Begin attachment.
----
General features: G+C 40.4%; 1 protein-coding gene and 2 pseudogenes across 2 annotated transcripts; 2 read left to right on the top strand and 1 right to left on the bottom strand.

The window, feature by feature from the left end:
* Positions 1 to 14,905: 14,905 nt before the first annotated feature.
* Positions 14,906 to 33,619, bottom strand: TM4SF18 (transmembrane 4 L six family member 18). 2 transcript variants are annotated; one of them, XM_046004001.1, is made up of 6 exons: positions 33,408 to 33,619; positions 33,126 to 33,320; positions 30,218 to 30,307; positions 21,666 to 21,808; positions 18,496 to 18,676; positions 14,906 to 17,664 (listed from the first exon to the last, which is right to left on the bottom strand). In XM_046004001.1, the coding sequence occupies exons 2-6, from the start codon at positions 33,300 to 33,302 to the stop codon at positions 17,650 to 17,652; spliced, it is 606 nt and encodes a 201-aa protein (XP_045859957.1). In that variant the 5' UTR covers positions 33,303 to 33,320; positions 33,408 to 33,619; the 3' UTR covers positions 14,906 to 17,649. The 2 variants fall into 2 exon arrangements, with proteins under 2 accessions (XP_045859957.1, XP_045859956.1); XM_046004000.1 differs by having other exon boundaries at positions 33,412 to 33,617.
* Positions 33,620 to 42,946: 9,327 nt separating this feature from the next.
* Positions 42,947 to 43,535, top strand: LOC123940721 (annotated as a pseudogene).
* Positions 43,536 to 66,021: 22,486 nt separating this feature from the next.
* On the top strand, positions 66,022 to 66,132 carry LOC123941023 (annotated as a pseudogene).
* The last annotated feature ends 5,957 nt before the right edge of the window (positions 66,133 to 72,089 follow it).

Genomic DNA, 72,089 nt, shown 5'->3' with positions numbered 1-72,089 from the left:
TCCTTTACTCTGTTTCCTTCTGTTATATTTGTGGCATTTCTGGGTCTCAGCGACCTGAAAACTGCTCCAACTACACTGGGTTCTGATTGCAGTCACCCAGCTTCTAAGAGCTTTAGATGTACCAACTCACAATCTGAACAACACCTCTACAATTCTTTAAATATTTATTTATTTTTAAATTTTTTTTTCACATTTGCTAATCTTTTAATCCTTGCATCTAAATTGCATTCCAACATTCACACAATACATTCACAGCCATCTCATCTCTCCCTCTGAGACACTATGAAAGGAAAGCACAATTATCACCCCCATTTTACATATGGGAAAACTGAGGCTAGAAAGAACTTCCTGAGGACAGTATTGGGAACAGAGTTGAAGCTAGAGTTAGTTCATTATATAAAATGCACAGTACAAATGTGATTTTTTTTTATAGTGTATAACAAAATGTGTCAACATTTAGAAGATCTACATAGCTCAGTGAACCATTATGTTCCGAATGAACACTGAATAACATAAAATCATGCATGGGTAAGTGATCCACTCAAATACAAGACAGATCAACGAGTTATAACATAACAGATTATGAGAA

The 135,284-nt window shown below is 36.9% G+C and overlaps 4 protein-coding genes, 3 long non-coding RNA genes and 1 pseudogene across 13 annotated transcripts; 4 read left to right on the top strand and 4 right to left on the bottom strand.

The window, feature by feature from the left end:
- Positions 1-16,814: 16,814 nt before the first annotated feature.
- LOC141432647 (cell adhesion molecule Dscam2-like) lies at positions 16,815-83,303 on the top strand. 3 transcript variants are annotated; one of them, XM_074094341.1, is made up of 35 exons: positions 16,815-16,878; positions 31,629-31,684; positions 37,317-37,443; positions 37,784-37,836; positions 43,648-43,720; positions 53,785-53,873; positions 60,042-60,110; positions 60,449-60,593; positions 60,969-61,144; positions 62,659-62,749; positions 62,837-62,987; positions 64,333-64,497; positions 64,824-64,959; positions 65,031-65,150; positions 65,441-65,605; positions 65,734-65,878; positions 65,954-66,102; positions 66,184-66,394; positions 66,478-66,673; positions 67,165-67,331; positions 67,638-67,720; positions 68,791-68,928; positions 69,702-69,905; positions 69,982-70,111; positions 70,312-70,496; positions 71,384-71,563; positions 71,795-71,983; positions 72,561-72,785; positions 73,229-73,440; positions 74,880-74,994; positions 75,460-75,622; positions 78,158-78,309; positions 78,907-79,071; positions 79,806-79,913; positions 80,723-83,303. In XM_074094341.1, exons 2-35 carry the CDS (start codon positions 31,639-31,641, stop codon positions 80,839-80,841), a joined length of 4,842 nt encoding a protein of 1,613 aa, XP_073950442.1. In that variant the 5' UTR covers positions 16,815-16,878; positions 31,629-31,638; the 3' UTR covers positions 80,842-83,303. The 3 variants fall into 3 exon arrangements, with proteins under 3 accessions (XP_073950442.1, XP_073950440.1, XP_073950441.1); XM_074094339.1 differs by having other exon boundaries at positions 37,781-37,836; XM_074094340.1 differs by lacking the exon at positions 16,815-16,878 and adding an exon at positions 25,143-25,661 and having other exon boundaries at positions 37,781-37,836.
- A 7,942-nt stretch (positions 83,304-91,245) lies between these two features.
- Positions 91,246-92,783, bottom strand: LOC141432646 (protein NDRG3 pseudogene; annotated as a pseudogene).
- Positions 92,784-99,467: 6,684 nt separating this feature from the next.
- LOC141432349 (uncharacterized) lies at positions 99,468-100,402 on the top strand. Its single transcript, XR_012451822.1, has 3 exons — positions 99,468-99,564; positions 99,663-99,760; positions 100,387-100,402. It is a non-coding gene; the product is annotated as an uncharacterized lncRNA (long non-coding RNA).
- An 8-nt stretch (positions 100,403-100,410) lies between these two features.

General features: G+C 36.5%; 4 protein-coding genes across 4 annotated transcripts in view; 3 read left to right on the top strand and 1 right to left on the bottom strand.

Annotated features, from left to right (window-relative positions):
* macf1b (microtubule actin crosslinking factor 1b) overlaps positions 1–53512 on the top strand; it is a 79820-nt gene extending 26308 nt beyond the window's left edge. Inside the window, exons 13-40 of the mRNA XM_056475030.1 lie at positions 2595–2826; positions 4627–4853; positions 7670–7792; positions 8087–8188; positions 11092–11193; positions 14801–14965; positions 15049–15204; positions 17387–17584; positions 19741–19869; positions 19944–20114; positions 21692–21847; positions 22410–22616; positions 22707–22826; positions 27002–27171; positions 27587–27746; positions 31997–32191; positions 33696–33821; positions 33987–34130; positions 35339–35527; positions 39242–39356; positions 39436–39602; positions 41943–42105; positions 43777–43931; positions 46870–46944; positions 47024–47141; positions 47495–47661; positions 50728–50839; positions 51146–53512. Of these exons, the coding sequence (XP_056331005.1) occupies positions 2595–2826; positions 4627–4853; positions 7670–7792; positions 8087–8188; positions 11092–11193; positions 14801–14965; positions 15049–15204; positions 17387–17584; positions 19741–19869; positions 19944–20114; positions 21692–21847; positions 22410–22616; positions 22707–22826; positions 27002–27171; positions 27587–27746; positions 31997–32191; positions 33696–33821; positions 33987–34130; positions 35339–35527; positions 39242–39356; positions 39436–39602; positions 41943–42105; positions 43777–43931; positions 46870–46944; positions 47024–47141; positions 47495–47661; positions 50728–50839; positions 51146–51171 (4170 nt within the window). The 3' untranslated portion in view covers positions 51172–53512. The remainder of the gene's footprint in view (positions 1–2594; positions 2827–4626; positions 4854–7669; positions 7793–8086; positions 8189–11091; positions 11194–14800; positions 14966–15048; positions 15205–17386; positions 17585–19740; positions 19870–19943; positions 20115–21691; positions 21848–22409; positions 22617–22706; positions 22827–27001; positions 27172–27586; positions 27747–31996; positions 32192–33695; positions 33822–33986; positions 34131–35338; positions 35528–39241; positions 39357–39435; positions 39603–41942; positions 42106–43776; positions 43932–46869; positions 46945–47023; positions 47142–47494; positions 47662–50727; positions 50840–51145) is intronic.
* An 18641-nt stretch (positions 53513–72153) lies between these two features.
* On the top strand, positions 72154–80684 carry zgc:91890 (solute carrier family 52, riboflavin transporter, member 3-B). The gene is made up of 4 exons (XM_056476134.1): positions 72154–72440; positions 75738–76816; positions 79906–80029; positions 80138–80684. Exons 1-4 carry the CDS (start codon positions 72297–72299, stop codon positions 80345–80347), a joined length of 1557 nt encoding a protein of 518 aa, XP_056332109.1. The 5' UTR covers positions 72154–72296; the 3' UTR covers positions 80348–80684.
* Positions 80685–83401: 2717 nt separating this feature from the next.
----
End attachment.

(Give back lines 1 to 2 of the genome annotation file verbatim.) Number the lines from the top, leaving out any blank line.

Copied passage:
General features: G+C 40.4%; 1 protein-coding gene and 2 pseudogenes across 2 annotated transcripts; 2 read left to right on the top strand and 1 right to left on the bottom strand.

The window, feature by feature from the left end: